Arnold-Chiari Malformation

The Arnold-Chiari malformation is a malformation of the brain in which part of the brainstem and cerebellum are herniated into the cervical vertebral canal through the foramen magnum.

Arnold-Chiari malformations are classified anatomically:
  • Type I
    • downward displacement of cerebellar tonsils only
    • associated with syringomyelia in up to 80% of cases
    • many patients are asymptomatic
    • mean age of onset 25
  • Type II
    • downward displacement of cerebellum, lower pons and medulla
    • commonest form
    • tends to present in childhood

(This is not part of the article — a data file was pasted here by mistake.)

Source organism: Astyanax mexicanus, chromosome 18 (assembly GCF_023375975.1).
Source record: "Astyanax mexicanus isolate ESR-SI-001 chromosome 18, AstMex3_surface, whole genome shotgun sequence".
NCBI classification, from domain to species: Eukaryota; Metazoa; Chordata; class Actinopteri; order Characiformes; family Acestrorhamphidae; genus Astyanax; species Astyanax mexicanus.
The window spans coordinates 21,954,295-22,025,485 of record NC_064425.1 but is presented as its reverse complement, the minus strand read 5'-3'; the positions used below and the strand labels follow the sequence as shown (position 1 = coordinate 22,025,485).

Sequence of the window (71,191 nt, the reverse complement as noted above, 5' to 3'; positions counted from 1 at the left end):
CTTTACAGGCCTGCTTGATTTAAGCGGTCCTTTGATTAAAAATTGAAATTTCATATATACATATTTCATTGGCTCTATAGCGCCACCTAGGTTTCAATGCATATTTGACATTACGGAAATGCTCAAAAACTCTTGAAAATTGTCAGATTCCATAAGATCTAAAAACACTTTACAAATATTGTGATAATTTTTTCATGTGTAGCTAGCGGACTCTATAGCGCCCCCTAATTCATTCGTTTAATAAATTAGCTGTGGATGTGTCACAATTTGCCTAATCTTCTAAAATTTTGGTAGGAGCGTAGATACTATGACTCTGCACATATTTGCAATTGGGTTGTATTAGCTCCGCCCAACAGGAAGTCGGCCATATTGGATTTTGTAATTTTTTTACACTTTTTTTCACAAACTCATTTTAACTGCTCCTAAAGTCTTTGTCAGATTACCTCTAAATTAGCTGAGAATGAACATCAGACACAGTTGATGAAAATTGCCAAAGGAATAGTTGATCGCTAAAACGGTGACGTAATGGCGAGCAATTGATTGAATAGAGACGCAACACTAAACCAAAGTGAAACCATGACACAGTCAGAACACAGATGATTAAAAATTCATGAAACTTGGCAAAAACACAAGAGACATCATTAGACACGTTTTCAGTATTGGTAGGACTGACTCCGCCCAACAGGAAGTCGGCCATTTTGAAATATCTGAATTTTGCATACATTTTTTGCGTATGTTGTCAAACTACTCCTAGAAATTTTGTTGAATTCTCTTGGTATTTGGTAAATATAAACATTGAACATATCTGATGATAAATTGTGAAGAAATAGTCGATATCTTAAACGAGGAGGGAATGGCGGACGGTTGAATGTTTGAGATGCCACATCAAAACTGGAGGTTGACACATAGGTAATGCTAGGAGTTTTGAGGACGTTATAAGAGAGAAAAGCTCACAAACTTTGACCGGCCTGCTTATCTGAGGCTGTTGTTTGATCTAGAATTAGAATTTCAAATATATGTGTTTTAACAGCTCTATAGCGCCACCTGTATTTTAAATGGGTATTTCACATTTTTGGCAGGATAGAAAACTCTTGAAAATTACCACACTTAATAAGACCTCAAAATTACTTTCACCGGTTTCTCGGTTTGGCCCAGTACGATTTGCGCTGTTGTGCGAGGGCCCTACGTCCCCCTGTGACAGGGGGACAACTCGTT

• associated with spina bifida and hydrocephalus
    • more severe form
  • Type III
    • cerebellar herniation into a high cervical meningocele
  • Type IV
    • Hypoplasia/aplasia of the cerebella hemispheres

Clinical manifestions of Arnold-Chiari include:
  • Downbeat nystagmus
  • Headaches – made worse by valsalva manoeuvres
  • Vertigo
  • Tinnitus
  • Dysarthria
  • Dysphagia
  • Parasthesias
  • Facial pain

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